Software-defined anything (SDx) is a collective term that encapsulates the growing market momentum for improved standards for infrastructure programmability and data center interoperability driven by automation inherent to cloud computing, DevOps and fast infrastructure provisioning. As a collective, SDx also incorporates various initiatives like OpenStack, OpenFlow, the Open Compute Project and Open Rack, which share similar visions. As individual SDx technology silos evolve and consortiums arise, look for emerging standards and bridging capabilities to benefit portfolios, but challenge individual technology suppliers to demonstrate their commitment to true interoperability standards within their specific domains. While openness will always be a claimed vendor objective, different interpretations of SDx definitions may be anything but open. Vendors of SDN (network), SDDC (data center), SDS (storage), and SDI (infrastructure) technologies are all trying to maintain leadership in their respective domains, while deploying SDx initiatives to aid market adjacency plays. So vendors who dominate a sector of the infrastructure may only reluctantly want to abide by standards that have the potential to lower margins and open broader competitive opportunities, even when the consumer will benefit by simplicity, cost reduction and consolidation efficiency.

Web-Scale IT

Web-scale IT is a pattern of global-class computing that delivers the capabilities of large cloud service providers within an enterprise IT setting by rethinking positions across several dimensions. Large cloud services providers such as Amazon, Google, Facebook, etc., are re-inventing the way IT in which IT services can be delivered.  Their capabilities go beyond scale in terms of sheer size to also include scale as it pertains to speed and agility. If enterprises want to keep pace, then they need to emulate the architectures, processes and practices of these exemplary cloud providers. Gartner calls the combination of all of these elements Web-scale IT. Web-scale IT looks to change the IT value chain in a systemic fashion.  Data centers are designed with an industrial engineering perspective that looks for every opportunity to reduce cost and waste.  This goes beyond re-designing facilities to be more energy efficient to also include in-house design of key hardware components such as servers, storage and networks. Web-oriented architectures allows developers to build very flexible and resilient systems that recover from failure more quickly.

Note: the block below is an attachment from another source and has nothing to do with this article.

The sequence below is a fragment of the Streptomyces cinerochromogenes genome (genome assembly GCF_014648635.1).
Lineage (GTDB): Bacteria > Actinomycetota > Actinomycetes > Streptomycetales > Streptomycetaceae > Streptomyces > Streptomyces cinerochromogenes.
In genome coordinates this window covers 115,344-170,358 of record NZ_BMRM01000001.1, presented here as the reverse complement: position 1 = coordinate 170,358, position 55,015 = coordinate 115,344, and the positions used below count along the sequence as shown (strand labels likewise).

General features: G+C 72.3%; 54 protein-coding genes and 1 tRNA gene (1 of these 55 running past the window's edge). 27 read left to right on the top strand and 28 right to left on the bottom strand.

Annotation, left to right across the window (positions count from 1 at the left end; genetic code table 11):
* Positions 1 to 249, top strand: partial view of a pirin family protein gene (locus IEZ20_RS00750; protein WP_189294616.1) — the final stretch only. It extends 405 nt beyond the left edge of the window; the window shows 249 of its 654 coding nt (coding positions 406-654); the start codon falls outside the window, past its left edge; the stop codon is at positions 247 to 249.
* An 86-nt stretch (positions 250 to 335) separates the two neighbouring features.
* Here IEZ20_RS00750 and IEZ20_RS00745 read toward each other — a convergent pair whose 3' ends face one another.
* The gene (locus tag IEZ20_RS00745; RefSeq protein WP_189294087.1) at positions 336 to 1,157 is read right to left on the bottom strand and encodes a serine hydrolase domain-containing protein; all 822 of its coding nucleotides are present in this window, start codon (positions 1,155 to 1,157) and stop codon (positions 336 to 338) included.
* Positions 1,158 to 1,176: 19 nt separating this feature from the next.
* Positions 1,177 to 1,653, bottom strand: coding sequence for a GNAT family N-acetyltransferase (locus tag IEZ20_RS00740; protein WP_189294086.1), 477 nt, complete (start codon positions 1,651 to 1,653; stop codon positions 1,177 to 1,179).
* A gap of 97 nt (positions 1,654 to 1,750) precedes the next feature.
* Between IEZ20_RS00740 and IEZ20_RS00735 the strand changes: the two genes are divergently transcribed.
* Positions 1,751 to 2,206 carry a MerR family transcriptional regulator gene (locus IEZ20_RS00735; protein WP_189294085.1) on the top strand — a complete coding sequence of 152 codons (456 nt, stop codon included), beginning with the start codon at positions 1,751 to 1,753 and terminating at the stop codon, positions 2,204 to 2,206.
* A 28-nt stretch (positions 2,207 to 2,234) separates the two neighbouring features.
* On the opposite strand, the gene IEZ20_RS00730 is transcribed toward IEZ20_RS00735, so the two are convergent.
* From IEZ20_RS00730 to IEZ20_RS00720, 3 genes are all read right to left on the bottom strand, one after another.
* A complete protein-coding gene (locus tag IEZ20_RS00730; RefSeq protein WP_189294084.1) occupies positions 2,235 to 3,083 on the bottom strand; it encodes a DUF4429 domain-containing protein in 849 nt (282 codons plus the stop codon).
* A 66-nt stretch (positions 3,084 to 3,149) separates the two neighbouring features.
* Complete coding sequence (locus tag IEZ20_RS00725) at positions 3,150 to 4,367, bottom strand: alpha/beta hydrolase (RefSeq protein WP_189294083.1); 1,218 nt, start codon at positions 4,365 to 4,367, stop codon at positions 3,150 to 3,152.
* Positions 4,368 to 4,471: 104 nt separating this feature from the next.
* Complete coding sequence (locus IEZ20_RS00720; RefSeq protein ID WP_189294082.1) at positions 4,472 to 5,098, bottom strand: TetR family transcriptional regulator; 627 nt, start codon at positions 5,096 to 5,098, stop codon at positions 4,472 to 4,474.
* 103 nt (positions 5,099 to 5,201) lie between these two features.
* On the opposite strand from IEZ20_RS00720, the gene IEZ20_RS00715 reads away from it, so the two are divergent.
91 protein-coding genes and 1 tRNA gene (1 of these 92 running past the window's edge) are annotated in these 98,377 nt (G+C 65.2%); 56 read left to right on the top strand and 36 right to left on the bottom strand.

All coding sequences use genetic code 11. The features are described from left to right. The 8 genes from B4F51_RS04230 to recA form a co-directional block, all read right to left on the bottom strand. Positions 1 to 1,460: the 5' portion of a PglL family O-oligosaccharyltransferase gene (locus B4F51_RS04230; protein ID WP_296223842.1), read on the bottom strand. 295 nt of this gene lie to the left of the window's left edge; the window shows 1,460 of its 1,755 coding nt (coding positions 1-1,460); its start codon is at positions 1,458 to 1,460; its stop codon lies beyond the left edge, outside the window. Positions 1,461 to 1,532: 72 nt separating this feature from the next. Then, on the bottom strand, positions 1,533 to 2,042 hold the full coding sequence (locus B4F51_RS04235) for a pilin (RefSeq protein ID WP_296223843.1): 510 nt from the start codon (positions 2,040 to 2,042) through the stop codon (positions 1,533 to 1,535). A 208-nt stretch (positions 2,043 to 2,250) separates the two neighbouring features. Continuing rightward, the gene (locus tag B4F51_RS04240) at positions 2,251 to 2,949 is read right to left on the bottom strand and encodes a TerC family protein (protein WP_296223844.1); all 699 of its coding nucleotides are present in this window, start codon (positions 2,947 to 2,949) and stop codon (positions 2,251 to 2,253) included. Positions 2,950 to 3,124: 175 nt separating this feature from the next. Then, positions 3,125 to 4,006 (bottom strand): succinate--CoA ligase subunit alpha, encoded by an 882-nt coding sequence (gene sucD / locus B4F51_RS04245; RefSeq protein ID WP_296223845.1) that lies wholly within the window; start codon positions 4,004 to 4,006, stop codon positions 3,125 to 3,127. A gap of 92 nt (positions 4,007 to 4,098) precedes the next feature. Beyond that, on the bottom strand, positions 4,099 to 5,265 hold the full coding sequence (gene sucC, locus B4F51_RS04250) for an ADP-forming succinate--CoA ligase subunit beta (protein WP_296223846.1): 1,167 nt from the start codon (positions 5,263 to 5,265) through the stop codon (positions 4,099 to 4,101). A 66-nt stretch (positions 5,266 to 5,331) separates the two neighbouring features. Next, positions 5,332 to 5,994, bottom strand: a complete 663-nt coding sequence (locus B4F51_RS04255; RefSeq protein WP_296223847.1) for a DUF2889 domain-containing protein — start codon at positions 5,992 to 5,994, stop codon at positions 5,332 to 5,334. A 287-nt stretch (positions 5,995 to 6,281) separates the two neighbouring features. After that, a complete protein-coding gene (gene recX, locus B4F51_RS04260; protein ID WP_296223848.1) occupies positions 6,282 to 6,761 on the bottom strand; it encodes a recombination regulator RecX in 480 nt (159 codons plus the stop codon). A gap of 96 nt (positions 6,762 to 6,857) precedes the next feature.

Smart Machines

Through 2020, the smart machine era will blossom with a proliferation of contextually aware, intelligent personal assistants, smart advisors (such as IBM Watson), advanced global industrial systems and public availability of early examples of autonomous vehicles. The smart machine era will be the most disruptive in the history of IT. New systems that begin to fulfill some of the earliest visions for what information technologies might accomplish — doing what we thought only people could do and machines could not —are now finally emerging. Gartner expects individuals will invest in, control and use their own smart machines to become more successful. Enterprises will similarly invest in smart machines. Consumerization versus central control tensions will not abate in the era of smart-machine-driven disruption. If anything, smart machines will strengthen the forces of consumerization after the first surge of enterprise buying commences.